Q.USING COLOR:Welcome Miles! I’m so excited about your new book! I’ve noticed that many of your rooms use really bold colors, often in unusual combinations. That can be tough to pull off though, and I’m wondering if you have some advice about choosing color combinations that are daring, but not clashing. Thanks!
A.MILES REDD : People always say that, but really, my color choices are not so bold- all you have to do is look in nature. The most interesting combinations already exists – acid green lichen on grey/brown bark, a monarch butterfly wing- and all the flora and fauna of the ocean….It is all there!
This got me thinking about color palettes – in fact, color palettes in nature. Yesterday I visited Shanendoah National Park’s Skyline Drive. The weather was sunny, the light fantastic, the fall foliage phenomenal. It as an intoxicating combination of harmony and vibrancy.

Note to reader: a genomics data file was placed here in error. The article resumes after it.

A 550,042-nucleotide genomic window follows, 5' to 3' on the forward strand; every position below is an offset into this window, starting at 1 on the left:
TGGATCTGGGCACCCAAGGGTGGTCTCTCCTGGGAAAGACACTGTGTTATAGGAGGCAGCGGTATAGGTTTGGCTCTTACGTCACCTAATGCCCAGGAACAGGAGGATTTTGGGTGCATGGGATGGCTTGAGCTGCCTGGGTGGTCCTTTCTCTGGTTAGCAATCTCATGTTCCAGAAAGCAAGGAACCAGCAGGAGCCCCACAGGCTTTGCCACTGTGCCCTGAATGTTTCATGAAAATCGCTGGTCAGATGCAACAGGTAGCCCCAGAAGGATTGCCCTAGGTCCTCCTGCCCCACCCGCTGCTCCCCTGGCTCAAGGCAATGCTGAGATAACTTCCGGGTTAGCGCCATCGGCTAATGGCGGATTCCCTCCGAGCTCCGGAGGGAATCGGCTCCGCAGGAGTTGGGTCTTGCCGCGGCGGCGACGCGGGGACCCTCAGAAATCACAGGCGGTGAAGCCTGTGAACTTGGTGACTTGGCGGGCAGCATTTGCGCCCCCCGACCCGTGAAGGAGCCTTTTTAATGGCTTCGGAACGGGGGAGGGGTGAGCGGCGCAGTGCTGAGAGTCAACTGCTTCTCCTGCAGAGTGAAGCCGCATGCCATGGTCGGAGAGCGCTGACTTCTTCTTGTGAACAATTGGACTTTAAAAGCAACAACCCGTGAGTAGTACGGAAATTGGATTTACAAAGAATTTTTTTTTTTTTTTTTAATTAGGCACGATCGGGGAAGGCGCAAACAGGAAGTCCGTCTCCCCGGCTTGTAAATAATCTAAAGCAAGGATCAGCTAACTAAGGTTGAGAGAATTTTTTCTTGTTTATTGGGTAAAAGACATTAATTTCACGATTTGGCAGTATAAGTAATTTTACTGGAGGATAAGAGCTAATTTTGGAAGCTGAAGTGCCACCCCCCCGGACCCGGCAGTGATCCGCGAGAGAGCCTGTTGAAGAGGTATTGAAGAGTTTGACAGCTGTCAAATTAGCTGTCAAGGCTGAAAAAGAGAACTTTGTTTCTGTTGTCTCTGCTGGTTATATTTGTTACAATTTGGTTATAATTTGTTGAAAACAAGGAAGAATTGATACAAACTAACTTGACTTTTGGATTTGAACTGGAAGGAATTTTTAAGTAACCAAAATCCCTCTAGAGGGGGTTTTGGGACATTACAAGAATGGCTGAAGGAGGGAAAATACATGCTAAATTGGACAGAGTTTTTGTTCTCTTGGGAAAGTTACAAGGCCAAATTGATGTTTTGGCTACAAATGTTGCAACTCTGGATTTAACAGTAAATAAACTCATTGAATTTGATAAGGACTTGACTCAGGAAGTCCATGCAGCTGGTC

We saw color on a broad canvas, taking in a whole mountainside:
Choosing a graphic designer can be overwhelming – a simple web search can leave you reeling and more confused. Here are a few tips to help you select a graphic designer with whom you’ll be thrilled.
Recommendations: Word of mouth recommendations are the best. Friends and business acquaintances will give you a good starting point.
Is the graphic designer’s style your vibe: Although a graphic designer should be versatile, you will know to which style you’re drawn. Spend some time with online portfolios of those you admire to get a feel for their work. If you’re seeking someone to design a logo or an wedding invitation, don’t just look at these areas of the portfolio. Consider all the designs as well as the website itself. This will give you a good idea of the strengths and weaknesses of the the designer and help you choose the person with the right design approach.